For many reasons, including issues related to politics and war, more than a million migrants and refugees primarily from Middle Eastern countries crossed into Europe in 2015. This sparked a crisis as countries, mainly Italy and Greece, struggled to cope with this important influx, creating division in the EU over how best to deal with resettling people.
Of the ones who, after many vicissitudes (crossing the desert, finding the money for the “ticket” that will allow them to cross the Mediterranean in small and overloaded boats), make it through the journey alive, many encounter further obstacles along the way. As the migrant influx has eased over the past year, the discrimination among Europeans increased. Countries shut their borders (Switzerland) and produced propaganda stating that they did not accept refugees (Denmark). Thankfully, many countries and associations stood against them and sought to create awareness over the ignorance due to disinformation. Organizations such as Amnesty International, UNHCR, ASRC for example. How did they do that? In many ways, but primarily and most effectively through the use of ads.
The refugees struggled to arrive here risking everything they had, including their lives, leaving all they had behind. When they finally hit the shore they had to live in refugee camps and wait for many months seeking asylum, only to be discriminated against and left at the margins of society. Thankfully, some countries are more organized and receptive than others. In the Netherlands they are trying their best to ease the journey of these migrants, and to integrate them into society. They create camps within the city using un-utilized jails or buildings, transforming them into shelters in order for the refugees to use their waiting time in a profitable way (e.g. learning a new language or occupation) and including them in society. An organization that is doing a tremendous job with this is COA, the ‘Central Agency for the Reception of Asylum Seekers’. It is responsible for the reception, supervision and departure (from the reception location) of asylum seekers arriving in the Netherlands. It ensures, in a professional way, that people in a vulnerable position are accommodated and supported in a safe and livable environment in a manner that ensures that the reception of aliens remains controllable for politicians and society and enables them to give account of their acts. They do not have any advertisements and consequentially I thought they would be a great client for my advertisements.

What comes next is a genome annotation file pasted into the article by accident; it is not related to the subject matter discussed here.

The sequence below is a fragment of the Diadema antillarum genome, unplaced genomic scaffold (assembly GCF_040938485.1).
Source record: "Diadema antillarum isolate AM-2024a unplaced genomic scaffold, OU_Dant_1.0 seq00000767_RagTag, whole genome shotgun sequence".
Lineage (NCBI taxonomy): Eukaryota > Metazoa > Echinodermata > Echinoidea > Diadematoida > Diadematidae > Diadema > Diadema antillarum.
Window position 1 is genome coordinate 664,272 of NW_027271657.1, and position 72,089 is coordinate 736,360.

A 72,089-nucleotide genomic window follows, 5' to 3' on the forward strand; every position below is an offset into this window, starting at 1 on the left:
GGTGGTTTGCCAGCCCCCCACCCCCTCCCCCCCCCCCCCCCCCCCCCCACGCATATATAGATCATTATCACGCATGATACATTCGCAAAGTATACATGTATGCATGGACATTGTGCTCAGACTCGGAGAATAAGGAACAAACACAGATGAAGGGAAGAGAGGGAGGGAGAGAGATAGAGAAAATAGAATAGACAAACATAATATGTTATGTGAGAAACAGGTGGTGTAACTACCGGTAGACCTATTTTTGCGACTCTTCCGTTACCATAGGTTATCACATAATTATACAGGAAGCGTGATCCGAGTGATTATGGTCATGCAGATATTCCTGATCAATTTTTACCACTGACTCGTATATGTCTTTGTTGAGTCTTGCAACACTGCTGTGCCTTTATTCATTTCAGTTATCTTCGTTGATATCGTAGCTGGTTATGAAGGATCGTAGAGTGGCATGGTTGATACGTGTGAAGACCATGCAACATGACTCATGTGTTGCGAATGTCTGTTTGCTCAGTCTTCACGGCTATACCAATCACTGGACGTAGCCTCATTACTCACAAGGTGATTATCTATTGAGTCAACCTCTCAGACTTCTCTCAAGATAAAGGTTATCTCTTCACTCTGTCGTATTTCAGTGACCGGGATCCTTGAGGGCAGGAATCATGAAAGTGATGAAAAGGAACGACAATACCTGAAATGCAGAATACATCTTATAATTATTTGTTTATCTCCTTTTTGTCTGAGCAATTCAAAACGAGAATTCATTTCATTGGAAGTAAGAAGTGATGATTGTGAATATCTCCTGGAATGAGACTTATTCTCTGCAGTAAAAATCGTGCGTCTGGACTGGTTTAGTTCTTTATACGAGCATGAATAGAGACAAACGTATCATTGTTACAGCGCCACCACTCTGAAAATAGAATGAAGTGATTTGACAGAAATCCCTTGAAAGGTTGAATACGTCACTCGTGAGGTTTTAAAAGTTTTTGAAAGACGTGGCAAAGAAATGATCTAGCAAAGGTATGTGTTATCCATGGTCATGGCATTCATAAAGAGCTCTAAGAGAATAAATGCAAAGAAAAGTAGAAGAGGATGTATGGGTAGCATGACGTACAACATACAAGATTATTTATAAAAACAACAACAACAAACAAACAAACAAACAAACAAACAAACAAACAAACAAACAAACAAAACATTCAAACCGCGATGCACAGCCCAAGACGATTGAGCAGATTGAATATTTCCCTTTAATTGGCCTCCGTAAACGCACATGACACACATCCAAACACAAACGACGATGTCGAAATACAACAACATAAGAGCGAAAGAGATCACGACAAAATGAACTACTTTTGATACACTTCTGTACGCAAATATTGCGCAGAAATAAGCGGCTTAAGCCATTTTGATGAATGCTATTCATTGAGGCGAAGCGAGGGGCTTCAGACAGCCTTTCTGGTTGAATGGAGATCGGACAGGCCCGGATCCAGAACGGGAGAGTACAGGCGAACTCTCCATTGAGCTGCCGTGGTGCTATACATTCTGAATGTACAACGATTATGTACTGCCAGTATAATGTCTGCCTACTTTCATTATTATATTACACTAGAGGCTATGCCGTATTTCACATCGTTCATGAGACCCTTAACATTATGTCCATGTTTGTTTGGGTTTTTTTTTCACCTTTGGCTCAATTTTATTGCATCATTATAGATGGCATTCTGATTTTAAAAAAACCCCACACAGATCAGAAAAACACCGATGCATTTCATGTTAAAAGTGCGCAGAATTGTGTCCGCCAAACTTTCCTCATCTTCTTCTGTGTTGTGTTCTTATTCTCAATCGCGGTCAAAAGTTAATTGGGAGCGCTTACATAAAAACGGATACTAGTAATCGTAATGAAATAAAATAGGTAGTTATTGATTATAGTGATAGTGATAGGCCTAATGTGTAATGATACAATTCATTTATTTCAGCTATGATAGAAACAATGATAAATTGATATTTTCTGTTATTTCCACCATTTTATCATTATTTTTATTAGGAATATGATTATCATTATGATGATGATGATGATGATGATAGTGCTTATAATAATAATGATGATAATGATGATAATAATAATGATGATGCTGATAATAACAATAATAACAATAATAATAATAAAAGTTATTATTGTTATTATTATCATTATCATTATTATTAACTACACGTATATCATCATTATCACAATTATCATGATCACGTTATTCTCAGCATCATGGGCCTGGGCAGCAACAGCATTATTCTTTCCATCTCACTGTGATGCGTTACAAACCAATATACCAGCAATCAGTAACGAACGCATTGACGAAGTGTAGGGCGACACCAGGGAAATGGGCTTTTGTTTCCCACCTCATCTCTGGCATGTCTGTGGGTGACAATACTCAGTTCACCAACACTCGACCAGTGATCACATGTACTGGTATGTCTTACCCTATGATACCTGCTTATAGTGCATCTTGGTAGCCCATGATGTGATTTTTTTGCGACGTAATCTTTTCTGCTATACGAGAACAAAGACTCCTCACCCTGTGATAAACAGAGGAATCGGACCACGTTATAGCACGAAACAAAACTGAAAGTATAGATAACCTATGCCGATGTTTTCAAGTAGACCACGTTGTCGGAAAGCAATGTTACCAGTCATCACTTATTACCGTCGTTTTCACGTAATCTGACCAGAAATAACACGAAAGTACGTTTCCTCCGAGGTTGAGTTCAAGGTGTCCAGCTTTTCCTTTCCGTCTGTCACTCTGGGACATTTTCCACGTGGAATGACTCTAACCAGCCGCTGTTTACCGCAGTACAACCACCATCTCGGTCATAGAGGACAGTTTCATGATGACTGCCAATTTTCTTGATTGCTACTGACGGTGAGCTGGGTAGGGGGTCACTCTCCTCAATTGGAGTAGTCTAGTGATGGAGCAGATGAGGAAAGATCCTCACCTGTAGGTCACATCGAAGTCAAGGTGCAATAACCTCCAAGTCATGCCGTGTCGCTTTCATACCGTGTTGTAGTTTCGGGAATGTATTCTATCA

While looking at this genre of ads for inspiration, a noticeable common denominator is that the best and most effective advertisements draw awareness through satire or strikingly inappropriate phrases (as you can see in the featured image for this post). Their intent is to make you conscious of what is really happening in the world, outside of your daily bubble, estrange us from what we would consider a normal image and make us reflect. Through this technique, organizations hope to spark attention from the public over very sensible topics that are not taken into as much consideration as they should be, eliminate discrimination and hope for help and donations.